Flashcards in Diabetes: Drugs Deck (25):
What are the short acting insulins?
lispro, aspart, glulisine
What are the side effects of lispro, aspart, glulisine?
most dangerous is hypoglycemia
also allergies and local reactions
What are the long acting insulins?
ultralente, glargine, detemer
What are the side effects of ultralente, glargine, detemer?
hypoglycemia, allergy, local reactions.
How do the sulfanylureas work?
bind to and inhibit the ATP dependent, outward flowing K channel. this triggers insulin release from the beta cell- insulin secretegogue.
What are the side effects of sulfanylureas?
1. hypoglycemia, especially in patients with renal failure.
2. can cause beta cell failure
3. can cause an allergic reaction in people with sulfa allergies.
What are meglitinides?
insulin secretegogues that bind to the ATP-dependent outward flwing K channel, triggering depolarization, and, ultimately, insulin release.
What are the advantages of meglitinides?
it is rapid and fast acting, making it good for post-prandial hyperglycemia. also, causes less hypoglycemia, even in renal patients, than sulfanylureas.
What is exanatide?MOA
it is like GLP-1 but isn't degraded as quickly by DPP. this increases insulin release in response to glucose.
What are disadvantages of exanatide?
it must be injected, it causes nausea and vomiting, and is quite expensive.
What are the advantages of exanatide?
it increases pancreatic beta cell mass, can cause weight loss, and stimulates insulin production only when glucose levels are high (not a hypoglycemia risk_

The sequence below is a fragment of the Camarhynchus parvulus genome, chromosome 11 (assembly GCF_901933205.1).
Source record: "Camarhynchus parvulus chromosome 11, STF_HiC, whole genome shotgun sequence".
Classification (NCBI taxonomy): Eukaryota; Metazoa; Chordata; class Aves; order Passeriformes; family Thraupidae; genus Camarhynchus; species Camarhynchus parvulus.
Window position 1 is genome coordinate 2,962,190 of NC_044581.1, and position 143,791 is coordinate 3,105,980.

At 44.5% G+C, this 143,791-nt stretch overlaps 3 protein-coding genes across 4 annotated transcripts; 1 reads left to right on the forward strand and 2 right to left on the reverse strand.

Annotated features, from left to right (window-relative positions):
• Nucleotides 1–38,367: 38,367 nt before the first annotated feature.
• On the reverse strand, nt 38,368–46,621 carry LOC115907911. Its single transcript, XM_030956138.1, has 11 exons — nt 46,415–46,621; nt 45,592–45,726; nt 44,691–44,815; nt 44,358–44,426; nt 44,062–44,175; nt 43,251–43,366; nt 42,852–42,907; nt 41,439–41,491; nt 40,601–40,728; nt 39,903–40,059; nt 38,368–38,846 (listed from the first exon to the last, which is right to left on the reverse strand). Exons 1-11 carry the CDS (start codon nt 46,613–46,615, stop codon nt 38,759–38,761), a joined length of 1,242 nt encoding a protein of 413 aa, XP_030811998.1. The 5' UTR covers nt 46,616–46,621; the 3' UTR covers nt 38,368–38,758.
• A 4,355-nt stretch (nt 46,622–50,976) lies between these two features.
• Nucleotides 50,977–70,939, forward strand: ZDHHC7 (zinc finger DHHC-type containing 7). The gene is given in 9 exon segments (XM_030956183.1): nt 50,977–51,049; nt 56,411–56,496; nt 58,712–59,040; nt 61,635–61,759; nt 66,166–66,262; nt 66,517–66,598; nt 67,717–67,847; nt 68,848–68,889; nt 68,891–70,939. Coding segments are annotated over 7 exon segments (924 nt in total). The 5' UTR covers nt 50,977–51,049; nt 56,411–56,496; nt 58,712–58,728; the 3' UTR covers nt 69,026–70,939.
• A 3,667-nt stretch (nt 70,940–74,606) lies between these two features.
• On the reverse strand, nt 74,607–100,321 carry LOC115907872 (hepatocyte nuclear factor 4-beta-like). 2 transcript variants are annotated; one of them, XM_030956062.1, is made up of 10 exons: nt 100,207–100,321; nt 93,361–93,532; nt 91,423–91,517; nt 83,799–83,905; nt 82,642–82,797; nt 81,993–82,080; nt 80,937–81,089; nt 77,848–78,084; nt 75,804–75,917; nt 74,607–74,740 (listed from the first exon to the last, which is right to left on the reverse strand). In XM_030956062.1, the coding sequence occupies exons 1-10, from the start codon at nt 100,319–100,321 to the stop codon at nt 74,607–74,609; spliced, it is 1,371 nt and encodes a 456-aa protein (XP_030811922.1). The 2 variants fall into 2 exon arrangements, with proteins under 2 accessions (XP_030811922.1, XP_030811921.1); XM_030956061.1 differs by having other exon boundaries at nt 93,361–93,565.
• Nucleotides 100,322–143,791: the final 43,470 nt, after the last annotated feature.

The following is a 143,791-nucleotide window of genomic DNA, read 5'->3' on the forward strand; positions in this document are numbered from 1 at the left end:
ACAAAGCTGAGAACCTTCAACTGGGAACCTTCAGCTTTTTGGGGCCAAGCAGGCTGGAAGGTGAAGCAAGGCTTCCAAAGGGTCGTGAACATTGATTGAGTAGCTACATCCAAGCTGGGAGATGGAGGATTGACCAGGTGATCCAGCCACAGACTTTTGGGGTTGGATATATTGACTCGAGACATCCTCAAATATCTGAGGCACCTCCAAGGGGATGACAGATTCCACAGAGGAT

What is vidagliptin/sitagliptin?
DPP-IV inhbitor. that leads to slower degradation of GLP-1.
Whar are advantages and disadvantages of vidagliptin and sitagliptin?
-Advantage: can be taken orally, causes less nausea
disadvantages: no weight loss, less potente than exenatide/GLP1 analogues, very,very expensive
What are thiazolidinediones? MOA
they are drugs taht interact with PPAR, a transcription faction that increases glucose sensitivity, among other things. also decreases free fatty acids.
What are the advantages of thiazolidinediones?
they correct insulin resistance, they are only taken 1 time per day, they don't cause hypoglycemia, they decrease serum triglycerides
What are the disadvantages of thiazolidinediones?
may not work alone, they cause weight gain and edema, they increase LDL, they take weeks/months to see max response, and they may cause sudden cardiac death/ worsen osteoporosis
What are bigaunides?
increeases insulin sensitiviy and decreases gluconeogenesis and glucose output form the liver. acts primarily on the live
may also reduce glucose absorption.
What are the advantages of bigaunides?
rapid onset, no weight gain, no hypoglycemia, improved lipid profile.
What are the disadvantages of bigaunides?
lactic acidosis a risk for patients with liver, renal and heart problems.
may initially have GI effects
can't take IV contrast.
clinical features of short acting insulin
convenient administration prior to meals, fast onset of action, limit post-prandial hyperglycemic peaks
shorter duration of activity reduces late postprandial hypoglycemia but often results in post-prandial hyperglycemia
What are alpha glucosidase inhibitors? MOA etc.
alpha glucosidase is the enzyme that breaks down complex carbs i nthe stomach and digestive tract to glucose. alpha-glucosidases inhbitors competitively inhibt alpha-glucosidase, causingdecreased glucose absorption
most effective for pts with significant post-prandial hyperglycemia
expampels: acarbose, miglitol
disadvantages of alpha glucosidase inhibitors
gas and diarrhea
eventually, you induce alpha glucosidases in the distal bowel, which reduce the gas and diarrhea
start low and go slow
contraindications to alpha glucosidase inhibitors
DKA, colonic ulceration, IBD, allergy
What are SGLT2 inhibitors
drugs that prevent resorption of glucose in the kidney